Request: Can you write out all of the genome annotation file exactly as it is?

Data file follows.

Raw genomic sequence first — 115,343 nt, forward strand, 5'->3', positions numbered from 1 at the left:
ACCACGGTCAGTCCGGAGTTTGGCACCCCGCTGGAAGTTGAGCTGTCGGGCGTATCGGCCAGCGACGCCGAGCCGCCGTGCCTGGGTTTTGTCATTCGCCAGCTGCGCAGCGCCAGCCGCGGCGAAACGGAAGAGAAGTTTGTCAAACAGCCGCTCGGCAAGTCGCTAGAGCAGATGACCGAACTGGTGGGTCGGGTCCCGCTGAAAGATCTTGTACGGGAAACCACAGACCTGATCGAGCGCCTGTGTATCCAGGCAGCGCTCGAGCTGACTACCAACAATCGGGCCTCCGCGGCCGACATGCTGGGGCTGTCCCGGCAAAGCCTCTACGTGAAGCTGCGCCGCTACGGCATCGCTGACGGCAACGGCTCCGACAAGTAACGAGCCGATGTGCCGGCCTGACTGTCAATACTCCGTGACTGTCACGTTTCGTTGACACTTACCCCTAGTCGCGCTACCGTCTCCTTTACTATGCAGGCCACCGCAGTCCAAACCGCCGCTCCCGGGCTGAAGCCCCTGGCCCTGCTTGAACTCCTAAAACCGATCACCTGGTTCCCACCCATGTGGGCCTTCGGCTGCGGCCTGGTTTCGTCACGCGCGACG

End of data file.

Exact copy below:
Raw genomic sequence first — 115,343 nt, forward strand, 5'->3', positions numbered from 1 at the left:
ACCACGGTCAGTCCGGAGTTTGGCACCCCGCTGGAAGTTGAGCTGTCGGGCGTATCGGCCAGCGACGCCGAGCCGCCGTGCCTGGGTTTTGTCATTCGCCAGCTGCGCAGCGCCAGCCGCGGCGAAACGGAAGAGAAGTTTGTCAAACAGCCGCTCGGCAAGTCGCTAGAGCAGATGACCGAACTGGTGGGTCGGGTCCCGCTGAAAGATCTTGTACGGGAAACCACAGACCTGATCGAGCGCCTGTGTATCCAGGCAGCGCTCGAGCTGACTACCAACAATCGGGCCTCCGCGGCCGACATGCTGGGGCTGTCCCGGCAAAGCCTCTACGTGAAGCTGCGCCGCTACGGCATCGCTGACGGCAACGGCTCCGACAAGTAACGAGCCGATGTGCCGGCCTGACTGTCAATACTCCGTGACTGTCACGTTTCGTTGACACTTACCCCTAGTCGCGCTACCGTCTCCTTTACTATGCAGGCCACCGCAGTCCAAACCGCCGCTCCCGGGCTGAAGCCCCTGGCCCTGCTTGAACTCCTAAAACCGATCACCTGGTTCCCACCCATGTGGGCCTTCGGCTGCGGCCTGGTTTCGTCACGCGCGACG